LA: Spitzer non-commital on Terrell State Hospital privatization. State Sen. Bob Hall and state Rep. Stuart Spitzer hosted a packed house at a town hall meeting on March 14 held at Carmona’s Restaurant in Terrell.. . . .Among the questions asked was one about the potential privatization of Terrell State Hospital. Spitzer said he had no big announcements on the issue, but he also stressed that he is not interested in cutting corners when it comes to health care. Spitzer said the best solution for patients at the facility is the best solution for Terrell. Until that solution is clearly identified, he said he would not commit to backing any of the proposals under consideration. Terrell Tribune

March 19, 2015


OH: Ohio State CFO leaving to join company behind parking deal. The chief financial officer at Ohio State University will leave the school to work for the investment firm that funded OSU’s parking-privatization plan, the school said Wednesday. . . . Chatas is going to work at QIC Global Infrastructure, the parent of Ohio State University parking operator CampusParc. Chatas was instrumental in that partnership. Columbus Business First

WI: Schools Plan Massive Layoffs After Scott Walker Guts Funding. . . “Over the last several years we’ve seen more kids in each classroom, less individual attention for children, and cuts to music, art, and physical education programs,” he said. “There are also way fewer guidance councilors and social workers, and given the Depression-like economic conditions that are in the community here, that’s a real serious problem. They now don’t have time to give kids guidance around post-high school possibilities like technical schools, apprenticeships or college.” . . . The money saved from the education cuts is specifically slated for property tax relief, which largely benefits the wealthiest in the state. “Walker keeps bragging that he’s reduced property taxes each year, but most people don’t see any real difference, and it has cost the state hundreds of millions of dollars,” said Peterson, who works now with the Milwaukee Teachers’ Education Association. “You can see it’s a talking point he’s using in his very self-interested political campaign.” ThinkProgress

TX: Tollway company’s authority could be curbed. Now the private Texas Turnpike Corp. and its 18 investors are fighting another blow in the form of an attempt to revoke its authority to condemn land for the stalled Northeast Gateway – or any other project, for that matter. Turnpike President John Crew said the state turns away from the tollway at its peril. “We’ve got devastating growth coming,” he said in a Senate hearing Wednesday, and an underfunded road-building effort hasn’t kept up. “The state with the most infrastructure wins.”  But Sen. Bob Hall, R-Edgewood, said taking land by eminent domain – a process that pays property owners fair market value – is “egregious” even when used by government for other projects. Hall told colleagues that he wants to end the Turnpike Corp.’s ability to do that, after several previous attempts. Weatherford Democrat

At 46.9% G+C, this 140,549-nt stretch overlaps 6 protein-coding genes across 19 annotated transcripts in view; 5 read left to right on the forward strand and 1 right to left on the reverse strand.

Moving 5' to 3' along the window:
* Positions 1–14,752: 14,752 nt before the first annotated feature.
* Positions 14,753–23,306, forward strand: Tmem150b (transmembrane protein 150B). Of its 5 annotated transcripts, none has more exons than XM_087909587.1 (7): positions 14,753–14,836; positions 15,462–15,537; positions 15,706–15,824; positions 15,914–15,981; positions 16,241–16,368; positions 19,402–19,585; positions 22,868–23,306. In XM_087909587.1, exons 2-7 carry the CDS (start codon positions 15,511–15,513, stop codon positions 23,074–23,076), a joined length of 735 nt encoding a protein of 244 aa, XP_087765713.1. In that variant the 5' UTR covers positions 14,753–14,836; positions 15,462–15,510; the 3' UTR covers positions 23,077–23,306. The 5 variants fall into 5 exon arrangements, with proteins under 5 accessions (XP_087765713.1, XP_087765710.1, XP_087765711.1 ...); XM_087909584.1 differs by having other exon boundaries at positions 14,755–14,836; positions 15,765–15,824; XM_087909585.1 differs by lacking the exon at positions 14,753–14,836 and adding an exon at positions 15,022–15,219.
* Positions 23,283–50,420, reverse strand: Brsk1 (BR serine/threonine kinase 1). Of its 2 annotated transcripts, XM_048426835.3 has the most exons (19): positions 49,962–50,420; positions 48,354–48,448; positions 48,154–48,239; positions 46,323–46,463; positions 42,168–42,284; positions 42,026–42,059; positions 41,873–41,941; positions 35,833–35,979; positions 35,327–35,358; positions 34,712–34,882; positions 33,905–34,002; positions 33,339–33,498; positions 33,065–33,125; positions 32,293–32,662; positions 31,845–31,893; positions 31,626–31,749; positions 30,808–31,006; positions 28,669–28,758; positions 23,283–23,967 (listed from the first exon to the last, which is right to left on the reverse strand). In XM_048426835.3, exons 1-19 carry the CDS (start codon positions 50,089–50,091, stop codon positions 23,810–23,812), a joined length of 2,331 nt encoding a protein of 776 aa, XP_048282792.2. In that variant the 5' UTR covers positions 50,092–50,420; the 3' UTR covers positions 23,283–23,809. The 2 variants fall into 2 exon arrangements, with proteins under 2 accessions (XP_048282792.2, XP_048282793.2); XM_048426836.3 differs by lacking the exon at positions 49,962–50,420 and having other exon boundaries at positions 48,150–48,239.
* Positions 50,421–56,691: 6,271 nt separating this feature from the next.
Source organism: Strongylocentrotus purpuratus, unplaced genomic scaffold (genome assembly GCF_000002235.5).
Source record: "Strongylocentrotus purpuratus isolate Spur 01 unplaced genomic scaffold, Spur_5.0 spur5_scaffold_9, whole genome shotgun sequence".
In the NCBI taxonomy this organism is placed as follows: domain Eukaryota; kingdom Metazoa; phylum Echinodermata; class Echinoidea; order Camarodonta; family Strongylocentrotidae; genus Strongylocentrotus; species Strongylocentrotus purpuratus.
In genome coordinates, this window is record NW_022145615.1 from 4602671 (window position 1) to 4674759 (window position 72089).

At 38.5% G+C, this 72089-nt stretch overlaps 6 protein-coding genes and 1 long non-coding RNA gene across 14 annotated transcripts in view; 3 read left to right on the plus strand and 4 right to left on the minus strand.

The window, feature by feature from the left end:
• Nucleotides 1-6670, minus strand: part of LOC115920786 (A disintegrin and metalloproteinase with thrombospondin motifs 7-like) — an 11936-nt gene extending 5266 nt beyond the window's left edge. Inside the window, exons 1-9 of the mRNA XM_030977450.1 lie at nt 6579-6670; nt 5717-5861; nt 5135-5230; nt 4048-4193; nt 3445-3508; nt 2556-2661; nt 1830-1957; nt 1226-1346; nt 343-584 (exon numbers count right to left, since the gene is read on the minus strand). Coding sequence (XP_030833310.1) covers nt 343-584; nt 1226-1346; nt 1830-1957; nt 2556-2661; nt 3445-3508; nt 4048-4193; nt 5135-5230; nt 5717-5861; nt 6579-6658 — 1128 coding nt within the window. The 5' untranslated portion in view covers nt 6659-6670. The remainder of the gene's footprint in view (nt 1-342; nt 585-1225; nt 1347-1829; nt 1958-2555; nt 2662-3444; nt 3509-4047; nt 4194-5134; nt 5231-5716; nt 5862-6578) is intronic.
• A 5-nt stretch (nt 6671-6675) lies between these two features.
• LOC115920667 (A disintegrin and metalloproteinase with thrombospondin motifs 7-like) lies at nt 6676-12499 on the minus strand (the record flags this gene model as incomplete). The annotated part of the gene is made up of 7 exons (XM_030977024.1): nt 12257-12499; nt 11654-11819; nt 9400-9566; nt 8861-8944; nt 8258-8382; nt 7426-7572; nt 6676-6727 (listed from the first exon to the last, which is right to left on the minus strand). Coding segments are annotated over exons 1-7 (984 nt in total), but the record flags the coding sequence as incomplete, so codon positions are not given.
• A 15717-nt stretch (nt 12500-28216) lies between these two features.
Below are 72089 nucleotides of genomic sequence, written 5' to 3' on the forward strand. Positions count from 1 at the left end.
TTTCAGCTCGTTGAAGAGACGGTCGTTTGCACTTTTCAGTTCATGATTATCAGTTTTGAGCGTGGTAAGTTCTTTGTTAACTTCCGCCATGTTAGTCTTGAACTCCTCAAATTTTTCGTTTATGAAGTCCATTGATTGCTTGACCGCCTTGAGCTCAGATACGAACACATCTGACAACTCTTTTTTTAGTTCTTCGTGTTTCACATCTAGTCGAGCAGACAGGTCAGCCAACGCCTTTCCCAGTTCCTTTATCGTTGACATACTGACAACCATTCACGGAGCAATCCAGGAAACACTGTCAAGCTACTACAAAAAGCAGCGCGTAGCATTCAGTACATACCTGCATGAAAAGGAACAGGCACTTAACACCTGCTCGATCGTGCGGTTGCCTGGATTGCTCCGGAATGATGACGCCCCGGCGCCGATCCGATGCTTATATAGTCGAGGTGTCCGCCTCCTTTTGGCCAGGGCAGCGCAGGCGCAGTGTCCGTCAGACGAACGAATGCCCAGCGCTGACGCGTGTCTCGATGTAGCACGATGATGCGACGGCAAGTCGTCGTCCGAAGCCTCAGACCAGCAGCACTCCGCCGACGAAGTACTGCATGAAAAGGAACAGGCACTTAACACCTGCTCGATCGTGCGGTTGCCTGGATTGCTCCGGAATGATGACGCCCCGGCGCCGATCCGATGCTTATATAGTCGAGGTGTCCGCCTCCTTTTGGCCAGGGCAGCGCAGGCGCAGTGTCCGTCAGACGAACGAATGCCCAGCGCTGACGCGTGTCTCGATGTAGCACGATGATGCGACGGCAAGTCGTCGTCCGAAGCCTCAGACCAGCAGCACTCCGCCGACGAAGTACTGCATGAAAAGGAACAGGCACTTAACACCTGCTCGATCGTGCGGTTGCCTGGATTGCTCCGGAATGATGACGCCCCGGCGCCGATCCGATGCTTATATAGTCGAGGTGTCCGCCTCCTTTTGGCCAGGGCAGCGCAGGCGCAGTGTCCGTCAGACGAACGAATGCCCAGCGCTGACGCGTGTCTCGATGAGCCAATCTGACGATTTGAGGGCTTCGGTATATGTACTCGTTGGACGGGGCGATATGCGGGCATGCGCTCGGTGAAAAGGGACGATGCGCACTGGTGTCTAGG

MI: Susan J. Demas: Latest Aramark scandal shows Republicans’ blind faith in privatization is half-baked. . . So let’s get this straight. Initially, it looked like Aramark wouldn’t really save taxpayers money. Then the state decided it would. Since then, the company has served up a steady stream of PR fiascos that revealed startling gaps in prison security. And yet Aramark still has a state contract. How many chances does one company deserve? In the business world, where Snyder and much of his team hail from, this never would have dragged on so long. Businesses can’t afford to tolerate public embarrassments and security breaches, because customers will walk. As it so happens, those being served by Aramark aren’t free to do anything. They’re prisoners, after all.

IA: Iowa DOT Cracks Down On Profit-Driven Speed Cameras. Iowa Department of Transportation (DOT) wants ten of the thirty-four traffic cameras in use on state roads to come down. Officials reviewed documentation supplied by Cedar Rapids, Council Bluffs, Davenport, Des Moines, Muscatine and Sioux City and concluded on Tuesday that too many were not installed for safety purposes. The orders were based on rules that the department laid out Last year regulating the use of automated ticketing machines on state roads. The regulations are based on the premise that engineering solutions must be implemented before ticketing programs and that cameras should never be considered a “long-term solution” to a traffic safety problem. The principles discourage use of cameras on interstate highways because the amount of pass-through traffic makes it unlikely drivers will be aware the systems are in use, making improvement in driver behavior unlikely.

AR: House member pulls nonprofit school district proposal. An Arkansas lawmaker who sponsored a bill to assist failing school districts said he pulled the proposal on Tuesday less than an hour before hundreds of opponents descended on the Capitol to protest it. Republican Rep. Bruce Cozart told The Associated Press that he has deferred the bill and that it won’t come up again this session. He said he received more than 3,000 emails and countless calls about the proposal that opponents branded as a push to privatize education in the state. SFGate